Every phone now has a decent camera. Every laptop has a webcam. And we are watching more online video now than we have ever done before. I know video is a challenging place to be. Some people feel uncomfortable making a video, but I believe there are many opportunities for us still to be explored. I believe video will become a much more important factor in every day life in the near future than we can imagine right now. There still are countless opportunities for video interaction whether real time or not. Video is an avenue that has only been explored as far as we dared to go. And nobody really saw it fit to travel further than the properties that we already knew. Obviously Loïc Le Meur‘s Seesmic started out as a video commenting system and failed to get that off the ground. But that almost seems to have been the most interactive mainstream video startup attempt yet. So, there is a lot of room there for improvement.
As we are all becoming more and more obsessed with our health, there are great opportunities there as well. Obviously there already are great apps out there that help you loose weight, get fit, run a marathon or outrun zombies. (Sorry.) But there is a multi, multi, multi billion dollar health industry out there that spans the whole wide world. And that is an industry that scares all the governments all around the world as everyone sees the cost of health care rise beyond understanding because of people getting older and older. It is one of the biggest budget challenges that governments have at the moment. And we could make it a lot cheaper if we were able to integrate all our modern technology into tracking your current health, predicting possible problems and offering preventive treatment.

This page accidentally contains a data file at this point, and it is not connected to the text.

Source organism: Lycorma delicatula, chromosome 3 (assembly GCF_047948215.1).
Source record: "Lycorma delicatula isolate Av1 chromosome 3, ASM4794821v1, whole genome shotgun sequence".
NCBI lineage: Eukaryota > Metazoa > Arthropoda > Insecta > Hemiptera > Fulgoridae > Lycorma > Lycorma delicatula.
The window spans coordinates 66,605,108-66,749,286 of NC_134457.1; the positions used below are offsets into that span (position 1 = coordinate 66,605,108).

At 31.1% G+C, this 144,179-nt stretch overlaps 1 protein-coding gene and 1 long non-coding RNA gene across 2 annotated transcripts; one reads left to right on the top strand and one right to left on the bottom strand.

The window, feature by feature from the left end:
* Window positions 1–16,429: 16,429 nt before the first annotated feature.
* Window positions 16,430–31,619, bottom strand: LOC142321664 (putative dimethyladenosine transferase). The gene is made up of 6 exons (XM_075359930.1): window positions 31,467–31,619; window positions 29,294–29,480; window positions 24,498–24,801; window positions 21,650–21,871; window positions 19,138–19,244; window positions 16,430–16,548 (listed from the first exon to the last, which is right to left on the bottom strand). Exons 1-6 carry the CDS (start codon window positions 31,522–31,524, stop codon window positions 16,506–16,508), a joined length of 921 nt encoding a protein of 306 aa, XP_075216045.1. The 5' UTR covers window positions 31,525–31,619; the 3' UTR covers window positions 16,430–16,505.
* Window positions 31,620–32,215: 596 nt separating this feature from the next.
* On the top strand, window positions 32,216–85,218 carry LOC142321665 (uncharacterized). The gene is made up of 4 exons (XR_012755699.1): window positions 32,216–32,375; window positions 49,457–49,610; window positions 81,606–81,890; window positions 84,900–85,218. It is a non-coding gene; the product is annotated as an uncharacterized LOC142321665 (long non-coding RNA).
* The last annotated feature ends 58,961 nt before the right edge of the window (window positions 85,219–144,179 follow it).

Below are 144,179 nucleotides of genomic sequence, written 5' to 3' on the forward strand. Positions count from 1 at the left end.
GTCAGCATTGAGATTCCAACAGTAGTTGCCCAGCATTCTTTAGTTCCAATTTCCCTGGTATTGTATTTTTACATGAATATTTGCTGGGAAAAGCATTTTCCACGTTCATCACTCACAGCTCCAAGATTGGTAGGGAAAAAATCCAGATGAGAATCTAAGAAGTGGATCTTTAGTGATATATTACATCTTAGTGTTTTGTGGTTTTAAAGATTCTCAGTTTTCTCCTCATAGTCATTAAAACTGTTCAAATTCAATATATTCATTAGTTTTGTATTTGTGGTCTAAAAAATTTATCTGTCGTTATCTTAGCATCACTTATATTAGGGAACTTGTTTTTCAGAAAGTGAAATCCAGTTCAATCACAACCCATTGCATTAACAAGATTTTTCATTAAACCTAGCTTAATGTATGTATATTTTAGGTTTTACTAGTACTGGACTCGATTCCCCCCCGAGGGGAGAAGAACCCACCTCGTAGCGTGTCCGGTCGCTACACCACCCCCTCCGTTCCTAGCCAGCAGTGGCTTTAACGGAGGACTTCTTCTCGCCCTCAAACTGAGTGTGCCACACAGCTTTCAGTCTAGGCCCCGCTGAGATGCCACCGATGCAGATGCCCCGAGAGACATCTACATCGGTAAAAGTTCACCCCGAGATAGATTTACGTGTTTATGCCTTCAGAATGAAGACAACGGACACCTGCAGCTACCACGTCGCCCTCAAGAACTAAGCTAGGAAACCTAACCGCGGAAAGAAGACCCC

Just five rough areas in which I think there are huge opportunities that I hope to see startups get into in 2013. However, this list is not complete without mentioning context. I know Robert Scoble and Shel Israel are writing a book on the subject and rightly so in my opinion. It is time that we all realize that whatever we build should not be functioning in a vacuum. It should look at the environment in which it is used and pull in information from that environment to make your experience better. Google Glass and Oakley’s Airwave are interesting examples of how external information is combined with digital services to turn whatever you are doing into a much better and much more complete experience. Five years ago, I talked to one of the founders of Layar who told me that “if you are building anything that you are not putting a geotag on, you will be obsolete soon”. His idea about this might not have become reality in the way they had expected, but there are so many outside factors that we are able to combine with services now, that we have to conclude that using context in the right way is going to be changing our online experience completely once again.